"We're trifling with the disillusionment of our national culture. And our national culture is what animates the country. If we lose the culture, the documents will not save us," Eric said. "I have a very strongly strategic perspective, which is that you save things up for an emergency. Well, we're there now."

In the clip below, Eric explains why, after many requests over the last few years, he finally agreed to this podcast.

Don't miss the full interview with Eric Weinstein here.

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Glenn Beck: Why MLK's pledge of NONVIOLENCE is the key to saving America

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Listen to the Rev. Dr. Martin Luther King Jr.'s pledge of nonviolence and really let it sink in: "Remember always that the nonviolent movement seeks justice and reconciliation — not victory."

On the radio program, Glenn Beck shared King's "ten commandments" of nonviolence and the meaning behind the powerful words you may never have noticed before.

"People will say nonviolent resistance is a method of cowards. It is not. It takes more courage to stand there when people are threatening you," Glenn said. "You're not necessarily the one who is going to win. You may lose. But you are standing up with courage for the ideas that you espouse. And the minute you engage in the kind of activity that the other side is engaging in, you discredit the movement. You discredit everything we believe in."

Take MLK's words to heart, America. We must stand with courage, nonviolently, with love for all, and strive for peace and rule of law, not "winning."

Watch the video below for more:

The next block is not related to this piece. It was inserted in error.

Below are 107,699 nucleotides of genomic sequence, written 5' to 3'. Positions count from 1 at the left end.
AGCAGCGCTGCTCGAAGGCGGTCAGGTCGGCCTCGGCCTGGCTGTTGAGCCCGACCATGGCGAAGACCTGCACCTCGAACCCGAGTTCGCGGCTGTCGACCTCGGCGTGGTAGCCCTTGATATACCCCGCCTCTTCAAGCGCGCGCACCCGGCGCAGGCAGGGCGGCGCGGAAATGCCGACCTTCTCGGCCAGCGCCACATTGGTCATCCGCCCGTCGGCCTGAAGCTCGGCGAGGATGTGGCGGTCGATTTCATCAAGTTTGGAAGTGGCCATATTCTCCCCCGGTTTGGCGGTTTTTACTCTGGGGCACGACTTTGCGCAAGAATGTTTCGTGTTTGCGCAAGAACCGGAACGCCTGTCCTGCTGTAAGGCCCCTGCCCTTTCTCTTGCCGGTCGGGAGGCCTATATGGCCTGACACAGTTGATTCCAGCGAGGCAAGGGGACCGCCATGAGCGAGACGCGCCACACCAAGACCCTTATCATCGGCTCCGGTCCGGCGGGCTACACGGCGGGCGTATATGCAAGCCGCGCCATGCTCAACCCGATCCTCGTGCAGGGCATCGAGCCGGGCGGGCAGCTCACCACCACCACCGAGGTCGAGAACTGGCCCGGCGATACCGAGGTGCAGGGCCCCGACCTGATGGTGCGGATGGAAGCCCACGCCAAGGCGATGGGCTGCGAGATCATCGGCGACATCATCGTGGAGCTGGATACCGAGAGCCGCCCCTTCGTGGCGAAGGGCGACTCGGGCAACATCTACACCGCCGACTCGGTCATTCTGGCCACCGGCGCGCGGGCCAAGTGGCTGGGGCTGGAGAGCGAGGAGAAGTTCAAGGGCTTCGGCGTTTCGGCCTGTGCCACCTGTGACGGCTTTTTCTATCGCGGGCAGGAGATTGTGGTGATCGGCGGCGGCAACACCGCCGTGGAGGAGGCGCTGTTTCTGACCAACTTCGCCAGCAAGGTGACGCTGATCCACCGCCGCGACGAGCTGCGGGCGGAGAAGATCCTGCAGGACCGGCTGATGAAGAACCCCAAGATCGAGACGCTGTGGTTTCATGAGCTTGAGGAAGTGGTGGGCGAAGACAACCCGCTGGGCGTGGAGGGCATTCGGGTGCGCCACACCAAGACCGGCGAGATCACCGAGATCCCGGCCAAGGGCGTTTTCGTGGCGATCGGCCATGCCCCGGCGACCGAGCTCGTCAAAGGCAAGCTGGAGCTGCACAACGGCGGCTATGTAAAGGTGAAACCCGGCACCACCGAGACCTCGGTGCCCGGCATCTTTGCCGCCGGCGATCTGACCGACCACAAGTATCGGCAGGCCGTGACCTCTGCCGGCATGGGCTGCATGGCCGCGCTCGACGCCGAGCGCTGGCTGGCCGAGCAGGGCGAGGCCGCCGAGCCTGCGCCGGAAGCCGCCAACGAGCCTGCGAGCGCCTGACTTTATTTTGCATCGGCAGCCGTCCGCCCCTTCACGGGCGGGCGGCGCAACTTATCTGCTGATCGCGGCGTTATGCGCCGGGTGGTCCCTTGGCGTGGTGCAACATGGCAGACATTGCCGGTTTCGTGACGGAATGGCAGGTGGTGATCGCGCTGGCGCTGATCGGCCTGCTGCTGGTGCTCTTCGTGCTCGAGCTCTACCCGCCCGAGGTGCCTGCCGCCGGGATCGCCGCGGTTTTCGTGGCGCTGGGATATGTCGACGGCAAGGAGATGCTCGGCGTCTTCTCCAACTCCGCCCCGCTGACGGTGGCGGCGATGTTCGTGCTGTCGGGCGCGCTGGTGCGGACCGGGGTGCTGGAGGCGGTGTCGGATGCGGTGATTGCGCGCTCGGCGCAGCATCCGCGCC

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Conservatives are between a rock and a hard place with Section 230 and Big Tech censorship. We don't want more government regulation, but have we moved beyond the ability of Section 230 reforms to rein in Big Tech's rising power?

Rachel Bovard, Conservative Partnership Institute's senior director of policy, joined the Glenn Beck radio program to give her thoughts and propose a possibly bipartisan alternative: enforcing our existing antitrust laws.

Watch the video below:

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Dan Bongino, host of The Dan Bongino Show, is an investor in Parler — the social media platform that actually believes in free speech. Parler was attacked by Big Tech — namely Amazon, Apple, and Google — earlier this week, but Bongino says the company isn't giving up without a fight. In fact, he says, he's willing to go bankrupt over this one.

Dan joined Glenn Beck on the radio program to detail what he calls a "smear" campaign behind the scenes, and how he believes we can move forward from Big Tech's control.

"You have no idea how bad this was behind the scenes," Dan told Glenn. "I know you're probably thinking ... well, how much worse can the attack on Parler have gotten than three trillion-dollar companies — Amazon, Apple, and Google — all seemingly coordinated to remove your business from the face of the Earth? Well, behind the scenes, it's even worse. I mean, there are smear campaigns, pressure campaigns ... lawyers, bankers, everyone, to get this company ... wiped from the face of the earth. It's incredible."

Dan emphasized that he would not give up without a fight, because what's he's really fighting for is the right to free speech for all Americans, regardless of their political opinions, without fear of being banned, blacklisted, or losing jobs and businesses.

"I will go bankrupt. I will go absolutely destitute before I let this go," he said. "I have had some very scary moments in my life and they put horse blinders on me. I know what matters now. It's not money. It's not houses. It's none of that crap. It's this: the ability to exist in a free country, where you can express your ideas freely."

Watch the video below to hear more from Dan: